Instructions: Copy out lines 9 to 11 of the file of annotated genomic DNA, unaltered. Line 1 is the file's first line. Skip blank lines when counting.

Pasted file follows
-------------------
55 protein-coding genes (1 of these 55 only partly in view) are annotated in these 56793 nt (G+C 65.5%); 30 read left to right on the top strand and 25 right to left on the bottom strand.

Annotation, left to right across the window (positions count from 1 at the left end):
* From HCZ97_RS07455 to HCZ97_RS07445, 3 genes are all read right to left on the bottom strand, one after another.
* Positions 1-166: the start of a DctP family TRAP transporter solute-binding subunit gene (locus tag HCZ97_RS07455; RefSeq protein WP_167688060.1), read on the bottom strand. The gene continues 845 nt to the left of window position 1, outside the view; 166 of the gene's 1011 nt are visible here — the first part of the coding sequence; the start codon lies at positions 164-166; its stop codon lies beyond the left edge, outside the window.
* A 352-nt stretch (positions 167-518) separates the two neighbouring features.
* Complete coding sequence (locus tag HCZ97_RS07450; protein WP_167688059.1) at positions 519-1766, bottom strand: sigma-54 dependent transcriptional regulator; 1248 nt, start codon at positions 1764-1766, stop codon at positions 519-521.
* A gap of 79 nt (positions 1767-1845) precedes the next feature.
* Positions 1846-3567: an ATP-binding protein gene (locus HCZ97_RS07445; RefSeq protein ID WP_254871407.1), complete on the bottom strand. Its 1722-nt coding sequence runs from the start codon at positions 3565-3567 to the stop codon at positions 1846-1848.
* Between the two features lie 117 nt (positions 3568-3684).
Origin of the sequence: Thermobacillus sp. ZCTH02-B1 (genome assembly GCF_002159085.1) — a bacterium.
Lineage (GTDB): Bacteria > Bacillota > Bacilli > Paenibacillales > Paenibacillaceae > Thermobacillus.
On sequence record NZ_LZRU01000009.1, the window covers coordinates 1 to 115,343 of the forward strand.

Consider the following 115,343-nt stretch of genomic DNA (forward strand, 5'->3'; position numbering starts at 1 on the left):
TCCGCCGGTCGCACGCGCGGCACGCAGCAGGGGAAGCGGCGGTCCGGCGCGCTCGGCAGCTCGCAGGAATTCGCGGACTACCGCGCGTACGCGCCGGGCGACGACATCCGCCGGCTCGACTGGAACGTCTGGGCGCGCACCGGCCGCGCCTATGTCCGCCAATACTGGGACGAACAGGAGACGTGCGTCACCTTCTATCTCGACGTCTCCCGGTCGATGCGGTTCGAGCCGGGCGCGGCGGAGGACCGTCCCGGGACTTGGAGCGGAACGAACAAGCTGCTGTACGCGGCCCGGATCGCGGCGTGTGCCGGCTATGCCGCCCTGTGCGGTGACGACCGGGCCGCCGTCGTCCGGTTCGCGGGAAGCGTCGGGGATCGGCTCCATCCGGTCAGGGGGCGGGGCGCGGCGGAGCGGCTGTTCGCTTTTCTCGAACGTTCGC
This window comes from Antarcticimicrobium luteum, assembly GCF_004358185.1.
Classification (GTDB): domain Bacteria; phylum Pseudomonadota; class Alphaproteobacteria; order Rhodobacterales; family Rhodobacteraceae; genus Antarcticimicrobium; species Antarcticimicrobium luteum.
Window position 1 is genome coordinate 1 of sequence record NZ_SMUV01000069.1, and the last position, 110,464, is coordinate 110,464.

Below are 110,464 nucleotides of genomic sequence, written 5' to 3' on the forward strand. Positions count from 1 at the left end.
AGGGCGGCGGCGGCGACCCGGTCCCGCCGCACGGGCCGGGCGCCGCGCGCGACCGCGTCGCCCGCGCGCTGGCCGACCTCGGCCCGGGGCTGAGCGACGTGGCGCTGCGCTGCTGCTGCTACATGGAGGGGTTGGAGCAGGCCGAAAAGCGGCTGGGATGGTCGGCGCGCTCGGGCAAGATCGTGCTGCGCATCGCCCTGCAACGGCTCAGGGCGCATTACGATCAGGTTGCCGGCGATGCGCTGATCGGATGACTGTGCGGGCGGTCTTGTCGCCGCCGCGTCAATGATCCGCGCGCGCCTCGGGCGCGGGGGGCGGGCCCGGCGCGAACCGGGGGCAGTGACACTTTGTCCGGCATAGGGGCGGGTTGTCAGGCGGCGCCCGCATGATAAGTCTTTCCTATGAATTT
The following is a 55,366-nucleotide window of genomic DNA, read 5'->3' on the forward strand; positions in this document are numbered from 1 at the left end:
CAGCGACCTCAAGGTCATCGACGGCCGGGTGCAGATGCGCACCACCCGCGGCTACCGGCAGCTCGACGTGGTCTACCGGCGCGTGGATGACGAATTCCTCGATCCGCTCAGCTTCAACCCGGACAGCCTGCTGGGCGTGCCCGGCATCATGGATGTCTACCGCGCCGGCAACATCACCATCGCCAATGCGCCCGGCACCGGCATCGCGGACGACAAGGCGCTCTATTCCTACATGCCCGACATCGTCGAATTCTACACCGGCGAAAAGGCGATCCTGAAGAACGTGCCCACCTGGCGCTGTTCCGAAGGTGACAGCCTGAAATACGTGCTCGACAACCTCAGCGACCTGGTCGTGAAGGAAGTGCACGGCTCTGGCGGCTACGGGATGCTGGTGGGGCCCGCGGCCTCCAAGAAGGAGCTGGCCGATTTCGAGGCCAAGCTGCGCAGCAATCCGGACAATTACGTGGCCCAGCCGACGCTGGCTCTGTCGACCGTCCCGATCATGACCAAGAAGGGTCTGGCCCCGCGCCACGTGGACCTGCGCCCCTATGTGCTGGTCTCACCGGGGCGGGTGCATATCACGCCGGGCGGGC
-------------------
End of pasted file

* Between the two features lie 117 nt (positions 3568-3684).
Origin of the sequence: Thermobacillus sp. ZCTH02-B1 (genome assembly GCF_002159085.1) — a bacterium.
Lineage (GTDB): Bacteria > Bacillota > Bacilli > Paenibacillales > Paenibacillaceae > Thermobacillus.